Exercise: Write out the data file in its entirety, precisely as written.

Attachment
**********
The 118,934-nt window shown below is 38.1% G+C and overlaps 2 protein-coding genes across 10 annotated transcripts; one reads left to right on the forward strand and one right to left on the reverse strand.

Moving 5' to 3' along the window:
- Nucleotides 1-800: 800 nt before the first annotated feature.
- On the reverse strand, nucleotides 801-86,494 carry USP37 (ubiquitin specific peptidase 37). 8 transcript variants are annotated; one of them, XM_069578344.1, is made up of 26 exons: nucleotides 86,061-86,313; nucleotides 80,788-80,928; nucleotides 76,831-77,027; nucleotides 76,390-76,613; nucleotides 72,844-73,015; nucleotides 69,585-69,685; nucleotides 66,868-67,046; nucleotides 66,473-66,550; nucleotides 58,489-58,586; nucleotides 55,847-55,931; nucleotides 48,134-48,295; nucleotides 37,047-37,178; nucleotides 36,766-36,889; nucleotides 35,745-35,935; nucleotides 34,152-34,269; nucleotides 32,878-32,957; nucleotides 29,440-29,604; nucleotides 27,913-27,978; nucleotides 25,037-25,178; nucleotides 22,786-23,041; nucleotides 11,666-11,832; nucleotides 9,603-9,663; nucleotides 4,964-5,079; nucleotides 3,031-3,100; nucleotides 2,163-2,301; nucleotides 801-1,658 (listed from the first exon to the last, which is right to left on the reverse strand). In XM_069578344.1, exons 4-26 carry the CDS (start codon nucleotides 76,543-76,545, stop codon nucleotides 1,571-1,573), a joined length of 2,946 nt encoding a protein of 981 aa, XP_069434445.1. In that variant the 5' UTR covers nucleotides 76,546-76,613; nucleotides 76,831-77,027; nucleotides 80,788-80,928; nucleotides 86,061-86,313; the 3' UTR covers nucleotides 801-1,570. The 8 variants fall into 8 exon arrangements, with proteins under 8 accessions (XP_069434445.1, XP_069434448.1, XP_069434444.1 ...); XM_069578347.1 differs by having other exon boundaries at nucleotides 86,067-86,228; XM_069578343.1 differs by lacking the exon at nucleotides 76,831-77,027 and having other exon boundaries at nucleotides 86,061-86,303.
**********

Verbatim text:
The 118,934-nt window shown below is 38.1% G+C and overlaps 2 protein-coding genes across 10 annotated transcripts; one reads left to right on the forward strand and one right to left on the reverse strand.

Moving 5' to 3' along the window:
- Nucleotides 1-800: 800 nt before the first annotated feature.
- On the reverse strand, nucleotides 801-86,494 carry USP37 (ubiquitin specific peptidase 37). 8 transcript variants are annotated; one of them, XM_069578344.1, is made up of 26 exons: nucleotides 86,061-86,313; nucleotides 80,788-80,928; nucleotides 76,831-77,027; nucleotides 76,390-76,613; nucleotides 72,844-73,015; nucleotides 69,585-69,685; nucleotides 66,868-67,046; nucleotides 66,473-66,550; nucleotides 58,489-58,586; nucleotides 55,847-55,931; nucleotides 48,134-48,295; nucleotides 37,047-37,178; nucleotides 36,766-36,889; nucleotides 35,745-35,935; nucleotides 34,152-34,269; nucleotides 32,878-32,957; nucleotides 29,440-29,604; nucleotides 27,913-27,978; nucleotides 25,037-25,178; nucleotides 22,786-23,041; nucleotides 11,666-11,832; nucleotides 9,603-9,663; nucleotides 4,964-5,079; nucleotides 3,031-3,100; nucleotides 2,163-2,301; nucleotides 801-1,658 (listed from the first exon to the last, which is right to left on the reverse strand). In XM_069578344.1, exons 4-26 carry the CDS (start codon nucleotides 76,543-76,545, stop codon nucleotides 1,571-1,573), a joined length of 2,946 nt encoding a protein of 981 aa, XP_069434445.1. In that variant the 5' UTR covers nucleotides 76,546-76,613; nucleotides 76,831-77,027; nucleotides 80,788-80,928; nucleotides 86,061-86,313; the 3' UTR covers nucleotides 801-1,570. The 8 variants fall into 8 exon arrangements, with proteins under 8 accessions (XP_069434445.1, XP_069434448.1, XP_069434444.1 ...); XM_069578347.1 differs by having other exon boundaries at nucleotides 86,067-86,228; XM_069578343.1 differs by lacking the exon at nucleotides 76,831-77,027 and having other exon boundaries at nucleotides 86,061-86,303.